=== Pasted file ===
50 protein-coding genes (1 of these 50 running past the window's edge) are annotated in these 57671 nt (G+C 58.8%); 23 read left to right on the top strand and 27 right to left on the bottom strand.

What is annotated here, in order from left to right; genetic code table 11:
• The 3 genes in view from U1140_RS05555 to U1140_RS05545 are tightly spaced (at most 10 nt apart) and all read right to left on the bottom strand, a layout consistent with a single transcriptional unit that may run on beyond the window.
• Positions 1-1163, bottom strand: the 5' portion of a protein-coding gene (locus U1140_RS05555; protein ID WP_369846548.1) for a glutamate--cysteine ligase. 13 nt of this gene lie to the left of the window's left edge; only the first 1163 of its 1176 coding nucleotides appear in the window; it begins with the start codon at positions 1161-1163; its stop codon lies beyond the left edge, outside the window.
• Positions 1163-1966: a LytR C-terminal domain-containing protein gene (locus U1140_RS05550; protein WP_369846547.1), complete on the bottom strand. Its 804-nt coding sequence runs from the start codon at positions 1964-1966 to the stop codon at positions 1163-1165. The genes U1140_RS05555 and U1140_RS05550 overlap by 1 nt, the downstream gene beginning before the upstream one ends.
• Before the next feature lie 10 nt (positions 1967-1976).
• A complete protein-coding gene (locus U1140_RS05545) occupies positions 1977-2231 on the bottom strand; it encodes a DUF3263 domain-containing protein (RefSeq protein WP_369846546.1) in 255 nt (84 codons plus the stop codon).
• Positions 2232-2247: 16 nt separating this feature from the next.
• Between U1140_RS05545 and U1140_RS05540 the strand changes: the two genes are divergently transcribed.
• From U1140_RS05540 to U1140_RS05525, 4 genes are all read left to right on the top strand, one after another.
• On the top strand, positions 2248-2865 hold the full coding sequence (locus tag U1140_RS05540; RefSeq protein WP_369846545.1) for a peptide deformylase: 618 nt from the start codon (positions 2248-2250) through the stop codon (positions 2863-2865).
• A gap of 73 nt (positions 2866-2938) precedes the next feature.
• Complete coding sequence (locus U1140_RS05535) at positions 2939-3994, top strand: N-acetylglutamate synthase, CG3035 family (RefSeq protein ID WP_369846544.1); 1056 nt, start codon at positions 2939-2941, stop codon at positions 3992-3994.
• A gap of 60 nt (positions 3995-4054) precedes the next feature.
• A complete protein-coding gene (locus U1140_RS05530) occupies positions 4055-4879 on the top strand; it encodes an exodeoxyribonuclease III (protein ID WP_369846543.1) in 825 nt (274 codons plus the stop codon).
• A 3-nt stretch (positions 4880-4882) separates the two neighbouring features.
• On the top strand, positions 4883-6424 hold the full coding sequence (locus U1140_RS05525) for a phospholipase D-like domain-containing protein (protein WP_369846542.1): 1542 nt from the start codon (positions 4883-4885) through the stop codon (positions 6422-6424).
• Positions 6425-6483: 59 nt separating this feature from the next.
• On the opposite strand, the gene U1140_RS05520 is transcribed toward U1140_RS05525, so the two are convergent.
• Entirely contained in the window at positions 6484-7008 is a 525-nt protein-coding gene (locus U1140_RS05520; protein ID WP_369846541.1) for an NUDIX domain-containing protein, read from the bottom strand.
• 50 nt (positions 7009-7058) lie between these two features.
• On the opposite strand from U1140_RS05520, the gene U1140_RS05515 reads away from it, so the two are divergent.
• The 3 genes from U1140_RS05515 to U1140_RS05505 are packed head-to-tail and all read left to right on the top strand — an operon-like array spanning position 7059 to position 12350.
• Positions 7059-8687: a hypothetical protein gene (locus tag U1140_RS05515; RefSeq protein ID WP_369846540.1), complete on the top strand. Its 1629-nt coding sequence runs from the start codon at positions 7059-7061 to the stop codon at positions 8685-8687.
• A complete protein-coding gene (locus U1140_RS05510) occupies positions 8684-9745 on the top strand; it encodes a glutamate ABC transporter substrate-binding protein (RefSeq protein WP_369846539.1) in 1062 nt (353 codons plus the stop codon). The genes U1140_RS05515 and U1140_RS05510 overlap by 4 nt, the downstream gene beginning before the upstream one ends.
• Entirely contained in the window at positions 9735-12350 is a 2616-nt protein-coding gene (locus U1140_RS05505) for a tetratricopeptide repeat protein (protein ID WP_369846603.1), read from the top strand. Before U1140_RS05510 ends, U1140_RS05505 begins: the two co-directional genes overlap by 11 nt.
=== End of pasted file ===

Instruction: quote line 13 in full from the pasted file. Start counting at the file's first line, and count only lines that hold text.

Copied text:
• Complete coding sequence (locus U1140_RS05535) at positions 2939-3994, top strand: N-acetylglutamate synthase, CG3035 family (RefSeq protein ID WP_369846544.1); 1056 nt, start codon at positions 2939-2941, stop codon at positions 3992-3994.